C. P. ESTES, dealer in musical instruments at Metropolis, Massac County, is a son of Joseph Estes, who was born at Ft. Nashville, or where Nashville, Tenn., now stands. Joseph Estes' father was a Frenchman, who worked his way up the Mississippi and Cumberland Rivers from New Orleans to Ft. Nashville at an early day. Joseph Estes was a farmer and a hard-working, intelligent and honest man. For the times in which he lived he was well educated, which education, however, was obtained more by his own private endeavors, than by contact with the schools, which in his days in Tennessee were very few and far between, and very poor. He was a man of sound judgment, and his opinions were highly prized by the people among whom he lived. He followed farming for the most part and removed from Tennessee to Kentucky, where he was married to Ritty Lee, a native of South Carolina, who was of English extraction.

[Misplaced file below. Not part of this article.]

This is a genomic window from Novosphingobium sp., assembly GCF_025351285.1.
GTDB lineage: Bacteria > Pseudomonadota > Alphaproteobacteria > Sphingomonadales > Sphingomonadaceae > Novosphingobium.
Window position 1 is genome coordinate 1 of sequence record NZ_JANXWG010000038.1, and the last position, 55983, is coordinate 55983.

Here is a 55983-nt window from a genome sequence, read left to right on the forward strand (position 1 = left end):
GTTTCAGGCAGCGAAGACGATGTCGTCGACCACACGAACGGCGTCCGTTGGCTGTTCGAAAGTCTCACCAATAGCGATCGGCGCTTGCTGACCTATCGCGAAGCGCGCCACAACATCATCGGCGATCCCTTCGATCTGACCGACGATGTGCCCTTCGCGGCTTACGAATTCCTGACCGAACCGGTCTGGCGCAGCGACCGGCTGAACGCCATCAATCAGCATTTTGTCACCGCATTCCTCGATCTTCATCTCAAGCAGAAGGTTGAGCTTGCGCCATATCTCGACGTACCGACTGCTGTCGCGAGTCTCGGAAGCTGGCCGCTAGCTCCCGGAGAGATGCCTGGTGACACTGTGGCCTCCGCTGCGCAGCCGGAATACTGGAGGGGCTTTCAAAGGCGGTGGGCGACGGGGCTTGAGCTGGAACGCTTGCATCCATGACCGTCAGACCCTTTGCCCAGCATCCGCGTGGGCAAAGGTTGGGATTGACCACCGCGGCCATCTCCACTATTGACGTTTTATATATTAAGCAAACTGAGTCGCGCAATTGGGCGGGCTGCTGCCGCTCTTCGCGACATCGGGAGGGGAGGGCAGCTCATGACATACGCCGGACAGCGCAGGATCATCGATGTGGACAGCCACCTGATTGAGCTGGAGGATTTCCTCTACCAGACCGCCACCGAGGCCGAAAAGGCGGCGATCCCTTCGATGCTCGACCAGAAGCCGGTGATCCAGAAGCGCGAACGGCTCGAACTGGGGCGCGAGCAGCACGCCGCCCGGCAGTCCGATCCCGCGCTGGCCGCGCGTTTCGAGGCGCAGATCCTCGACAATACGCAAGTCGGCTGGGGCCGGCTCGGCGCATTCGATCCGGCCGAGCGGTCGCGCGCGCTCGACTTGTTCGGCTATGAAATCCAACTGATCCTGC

While living in Kentucky, Mr. Estes became dissatisfied with the condition of things in that State, and in order, as he hoped, to better his condition he came to Illinois. He assisted in the formation of a colony, consisting of thirty families, and with their ox-teams they all started for the new and better land. They reached the Ohio River opposite the present site of Cave in Rock, where the river opposed an obstacle to further progress difficult to surmount. The great question which then presented itself for solution was how to get across the river. Among the colonists was a carpenter by the name of Barker, and under his direction timber was cut down, lumber sawed out with a whipsaw, logs hewed, and at length a boat was constructed, by means of which they all crossed over the river and reached the promised land, not even the leader being left behind. This was in 1807, and thus these colonists were among the very earliest settlers in Hardin County. They took up land and began life in the wilderness. The timber was excellent, and they built log houses, each day witnessing the completion of one house, and it was not long before the entire thirty families were all safely and snugly housed, each in a domicile of its own. Then the work of clearing up the land began. They raised a little corn the first year, but the nearest mill was eighty miles away, and, as there were no roads or other means of communication, that was a considerable distance to go to mill. These pioneers therefore set to work to invent a kind of mill of their own. The end of a huge log was squared off, set up on end, and live coals were placed in the center, and by keeping the edges wet a hole or depression was made by the fire, which, when deep enough and large enough, served as a mortar, into which the corn to be ground was placed and beaten with a heavy pestle of wood, and thus made into meal. Corn bread was afterward quite plentiful, and as the woods abounded in all kinds of game, such as deer, turkeys, etc.. and as there was an abundance of wild honey, these early settlers had a great abundance to eat, and any one who could not manage to keep from starving on such good and varied diet would indeed be hard to please.